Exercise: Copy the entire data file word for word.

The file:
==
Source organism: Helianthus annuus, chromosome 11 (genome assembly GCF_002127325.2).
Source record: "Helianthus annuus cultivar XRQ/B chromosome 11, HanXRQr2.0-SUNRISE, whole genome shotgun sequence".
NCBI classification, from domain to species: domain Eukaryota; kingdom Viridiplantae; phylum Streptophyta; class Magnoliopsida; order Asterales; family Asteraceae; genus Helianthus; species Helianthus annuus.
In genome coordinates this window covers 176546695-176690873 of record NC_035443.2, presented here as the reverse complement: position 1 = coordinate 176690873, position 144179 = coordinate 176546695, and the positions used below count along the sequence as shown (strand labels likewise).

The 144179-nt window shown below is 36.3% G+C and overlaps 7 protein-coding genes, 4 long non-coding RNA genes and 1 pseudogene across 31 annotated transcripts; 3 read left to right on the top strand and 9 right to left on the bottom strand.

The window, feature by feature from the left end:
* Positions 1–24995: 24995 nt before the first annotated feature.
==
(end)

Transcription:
Source organism: Helianthus annuus, chromosome 11 (genome assembly GCF_002127325.2).
Source record: "Helianthus annuus cultivar XRQ/B chromosome 11, HanXRQr2.0-SUNRISE, whole genome shotgun sequence".
NCBI classification, from domain to species: domain Eukaryota; kingdom Viridiplantae; phylum Streptophyta; class Magnoliopsida; order Asterales; family Asteraceae; genus Helianthus; species Helianthus annuus.
In genome coordinates this window covers 176546695-176690873 of record NC_035443.2, presented here as the reverse complement: position 1 = coordinate 176690873, position 144179 = coordinate 176546695, and the positions used below count along the sequence as shown (strand labels likewise).

The 144179-nt window shown below is 36.3% G+C and overlaps 7 protein-coding genes, 4 long non-coding RNA genes and 1 pseudogene across 31 annotated transcripts; 3 read left to right on the top strand and 9 right to left on the bottom strand.

The window, feature by feature from the left end:
* Positions 1–24995: 24995 nt before the first annotated feature.